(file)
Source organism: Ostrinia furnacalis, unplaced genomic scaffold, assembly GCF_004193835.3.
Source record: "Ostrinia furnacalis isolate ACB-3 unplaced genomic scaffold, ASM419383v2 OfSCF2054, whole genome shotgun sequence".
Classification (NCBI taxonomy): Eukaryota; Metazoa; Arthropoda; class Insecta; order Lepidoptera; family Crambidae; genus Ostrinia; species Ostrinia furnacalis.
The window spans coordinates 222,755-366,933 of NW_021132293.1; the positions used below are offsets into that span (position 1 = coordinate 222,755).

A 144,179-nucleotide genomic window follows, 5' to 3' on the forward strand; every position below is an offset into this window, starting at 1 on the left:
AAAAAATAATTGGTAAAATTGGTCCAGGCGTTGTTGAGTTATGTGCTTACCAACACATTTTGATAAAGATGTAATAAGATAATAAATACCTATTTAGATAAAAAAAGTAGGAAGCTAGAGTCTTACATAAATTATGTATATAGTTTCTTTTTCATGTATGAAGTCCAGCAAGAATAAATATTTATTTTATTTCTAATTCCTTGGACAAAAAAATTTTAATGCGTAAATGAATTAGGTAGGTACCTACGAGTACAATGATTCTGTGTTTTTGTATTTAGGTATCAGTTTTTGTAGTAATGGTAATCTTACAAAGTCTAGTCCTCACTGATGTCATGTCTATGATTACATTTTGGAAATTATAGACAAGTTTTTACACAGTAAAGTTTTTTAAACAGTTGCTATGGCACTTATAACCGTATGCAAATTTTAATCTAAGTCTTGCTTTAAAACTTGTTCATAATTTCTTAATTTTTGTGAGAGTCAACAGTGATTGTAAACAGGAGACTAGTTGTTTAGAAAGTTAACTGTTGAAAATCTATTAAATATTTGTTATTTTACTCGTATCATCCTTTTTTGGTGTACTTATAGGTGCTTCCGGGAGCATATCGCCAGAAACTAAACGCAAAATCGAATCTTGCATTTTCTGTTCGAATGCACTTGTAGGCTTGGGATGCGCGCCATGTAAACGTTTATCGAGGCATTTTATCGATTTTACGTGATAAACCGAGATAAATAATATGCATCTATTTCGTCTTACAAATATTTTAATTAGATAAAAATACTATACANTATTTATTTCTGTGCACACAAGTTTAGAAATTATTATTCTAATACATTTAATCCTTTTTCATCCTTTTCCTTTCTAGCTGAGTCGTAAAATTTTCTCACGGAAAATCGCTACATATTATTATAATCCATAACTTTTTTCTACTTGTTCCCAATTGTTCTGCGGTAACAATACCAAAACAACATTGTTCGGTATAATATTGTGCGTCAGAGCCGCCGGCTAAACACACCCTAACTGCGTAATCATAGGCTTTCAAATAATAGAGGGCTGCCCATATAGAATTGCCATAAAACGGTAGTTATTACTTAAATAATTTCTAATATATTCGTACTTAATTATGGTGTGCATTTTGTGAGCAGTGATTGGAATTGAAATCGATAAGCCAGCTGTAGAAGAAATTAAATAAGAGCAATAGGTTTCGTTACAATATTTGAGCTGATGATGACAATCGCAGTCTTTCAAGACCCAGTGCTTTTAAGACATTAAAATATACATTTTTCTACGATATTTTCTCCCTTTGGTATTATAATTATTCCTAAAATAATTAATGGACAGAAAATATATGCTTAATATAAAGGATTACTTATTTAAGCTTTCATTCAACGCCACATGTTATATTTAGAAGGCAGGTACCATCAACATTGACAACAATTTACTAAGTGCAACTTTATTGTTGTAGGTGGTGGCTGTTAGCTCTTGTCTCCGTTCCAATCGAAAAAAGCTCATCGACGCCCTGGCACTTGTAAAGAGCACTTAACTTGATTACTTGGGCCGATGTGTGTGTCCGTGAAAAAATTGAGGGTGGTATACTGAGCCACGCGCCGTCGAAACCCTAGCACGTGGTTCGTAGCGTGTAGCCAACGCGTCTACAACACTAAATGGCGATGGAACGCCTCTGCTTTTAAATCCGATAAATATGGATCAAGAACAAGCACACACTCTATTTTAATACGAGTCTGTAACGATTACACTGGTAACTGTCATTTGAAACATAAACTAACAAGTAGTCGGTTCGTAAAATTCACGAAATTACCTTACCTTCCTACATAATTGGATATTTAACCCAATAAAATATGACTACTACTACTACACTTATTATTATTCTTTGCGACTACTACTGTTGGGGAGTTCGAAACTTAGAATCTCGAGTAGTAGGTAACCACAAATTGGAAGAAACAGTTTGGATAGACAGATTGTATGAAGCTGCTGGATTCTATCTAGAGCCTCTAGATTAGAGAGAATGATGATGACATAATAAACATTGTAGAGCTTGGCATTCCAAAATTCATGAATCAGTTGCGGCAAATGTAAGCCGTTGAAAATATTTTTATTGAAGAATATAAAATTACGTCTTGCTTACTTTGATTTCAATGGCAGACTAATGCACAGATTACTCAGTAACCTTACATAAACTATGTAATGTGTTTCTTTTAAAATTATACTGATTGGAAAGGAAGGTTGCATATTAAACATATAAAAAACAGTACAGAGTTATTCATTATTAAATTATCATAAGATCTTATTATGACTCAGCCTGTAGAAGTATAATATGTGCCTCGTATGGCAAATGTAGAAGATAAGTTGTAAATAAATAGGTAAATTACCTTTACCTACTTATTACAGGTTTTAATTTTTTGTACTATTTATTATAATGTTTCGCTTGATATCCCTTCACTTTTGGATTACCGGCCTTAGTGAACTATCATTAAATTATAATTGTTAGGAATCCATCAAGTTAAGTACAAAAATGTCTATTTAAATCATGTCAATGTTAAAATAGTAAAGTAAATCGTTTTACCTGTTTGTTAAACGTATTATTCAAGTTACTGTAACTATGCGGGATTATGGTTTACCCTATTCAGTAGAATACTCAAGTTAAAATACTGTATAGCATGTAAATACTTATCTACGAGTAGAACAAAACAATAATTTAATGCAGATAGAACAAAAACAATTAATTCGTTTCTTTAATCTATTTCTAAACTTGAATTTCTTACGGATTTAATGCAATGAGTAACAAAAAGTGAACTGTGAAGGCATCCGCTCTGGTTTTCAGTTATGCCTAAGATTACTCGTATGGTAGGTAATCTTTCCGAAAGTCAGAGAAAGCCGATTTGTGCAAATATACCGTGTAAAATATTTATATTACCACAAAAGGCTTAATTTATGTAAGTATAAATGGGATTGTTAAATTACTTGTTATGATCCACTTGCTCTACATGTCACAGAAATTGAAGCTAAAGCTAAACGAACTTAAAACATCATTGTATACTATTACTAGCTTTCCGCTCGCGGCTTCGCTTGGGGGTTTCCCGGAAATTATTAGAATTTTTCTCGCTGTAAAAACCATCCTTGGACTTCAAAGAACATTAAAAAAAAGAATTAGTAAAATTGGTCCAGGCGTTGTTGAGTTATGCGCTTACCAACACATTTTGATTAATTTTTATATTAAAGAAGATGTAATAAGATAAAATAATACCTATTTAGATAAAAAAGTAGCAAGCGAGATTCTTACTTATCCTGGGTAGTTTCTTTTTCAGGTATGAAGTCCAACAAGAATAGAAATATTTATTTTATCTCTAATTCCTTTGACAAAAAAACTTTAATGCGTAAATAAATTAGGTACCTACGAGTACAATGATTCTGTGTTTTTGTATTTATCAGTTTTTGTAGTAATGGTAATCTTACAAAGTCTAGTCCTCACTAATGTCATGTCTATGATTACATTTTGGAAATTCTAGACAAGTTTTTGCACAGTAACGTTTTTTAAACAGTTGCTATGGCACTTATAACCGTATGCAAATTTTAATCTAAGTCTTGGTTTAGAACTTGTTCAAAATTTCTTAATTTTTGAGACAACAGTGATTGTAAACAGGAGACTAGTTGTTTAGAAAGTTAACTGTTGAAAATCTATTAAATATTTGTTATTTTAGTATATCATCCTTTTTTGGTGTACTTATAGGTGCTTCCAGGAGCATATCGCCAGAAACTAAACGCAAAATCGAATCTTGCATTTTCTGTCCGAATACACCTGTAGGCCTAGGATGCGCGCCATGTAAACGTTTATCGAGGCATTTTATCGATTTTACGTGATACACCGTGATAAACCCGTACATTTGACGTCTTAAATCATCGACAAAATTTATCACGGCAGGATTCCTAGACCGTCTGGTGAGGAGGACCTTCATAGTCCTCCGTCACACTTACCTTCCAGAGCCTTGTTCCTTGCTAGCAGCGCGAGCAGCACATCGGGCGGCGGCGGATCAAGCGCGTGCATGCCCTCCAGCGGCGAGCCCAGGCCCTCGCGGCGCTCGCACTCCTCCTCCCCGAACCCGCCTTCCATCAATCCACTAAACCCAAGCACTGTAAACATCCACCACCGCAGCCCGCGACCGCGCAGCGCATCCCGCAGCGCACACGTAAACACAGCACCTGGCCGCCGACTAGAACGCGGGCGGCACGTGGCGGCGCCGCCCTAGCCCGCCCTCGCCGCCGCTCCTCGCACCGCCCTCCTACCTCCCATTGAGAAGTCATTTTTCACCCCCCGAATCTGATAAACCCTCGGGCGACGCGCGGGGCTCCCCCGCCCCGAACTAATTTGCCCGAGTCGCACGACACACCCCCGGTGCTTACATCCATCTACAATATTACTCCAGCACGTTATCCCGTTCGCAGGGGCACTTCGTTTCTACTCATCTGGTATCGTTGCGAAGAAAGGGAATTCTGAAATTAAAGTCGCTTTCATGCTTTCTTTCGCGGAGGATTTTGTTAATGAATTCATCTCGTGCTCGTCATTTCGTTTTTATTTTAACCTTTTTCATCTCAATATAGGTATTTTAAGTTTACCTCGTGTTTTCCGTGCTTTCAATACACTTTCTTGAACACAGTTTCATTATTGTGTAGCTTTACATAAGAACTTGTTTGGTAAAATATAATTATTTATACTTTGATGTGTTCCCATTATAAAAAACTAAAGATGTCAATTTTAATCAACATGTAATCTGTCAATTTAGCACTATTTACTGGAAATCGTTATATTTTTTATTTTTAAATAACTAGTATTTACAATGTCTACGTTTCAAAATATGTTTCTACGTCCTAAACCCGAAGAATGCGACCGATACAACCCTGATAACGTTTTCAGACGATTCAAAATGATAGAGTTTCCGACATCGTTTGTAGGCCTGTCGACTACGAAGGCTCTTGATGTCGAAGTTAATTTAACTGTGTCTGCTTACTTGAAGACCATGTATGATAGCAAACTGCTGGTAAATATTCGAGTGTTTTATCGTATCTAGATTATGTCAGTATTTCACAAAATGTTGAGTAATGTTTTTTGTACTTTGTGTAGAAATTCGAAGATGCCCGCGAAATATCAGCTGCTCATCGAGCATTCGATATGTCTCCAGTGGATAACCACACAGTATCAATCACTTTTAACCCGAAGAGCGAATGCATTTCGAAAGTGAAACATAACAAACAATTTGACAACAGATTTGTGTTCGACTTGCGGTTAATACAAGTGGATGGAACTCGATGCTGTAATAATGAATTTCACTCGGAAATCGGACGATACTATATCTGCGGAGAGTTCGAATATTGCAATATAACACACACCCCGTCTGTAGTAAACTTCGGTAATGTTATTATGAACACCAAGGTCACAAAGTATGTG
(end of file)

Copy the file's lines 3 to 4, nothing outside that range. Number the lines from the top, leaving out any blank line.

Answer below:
Classification (NCBI taxonomy): Eukaryota; Metazoa; Arthropoda; class Insecta; order Lepidoptera; family Crambidae; genus Ostrinia; species Ostrinia furnacalis.
The window spans coordinates 222,755-366,933 of NW_021132293.1; the positions used below are offsets into that span (position 1 = coordinate 222,755).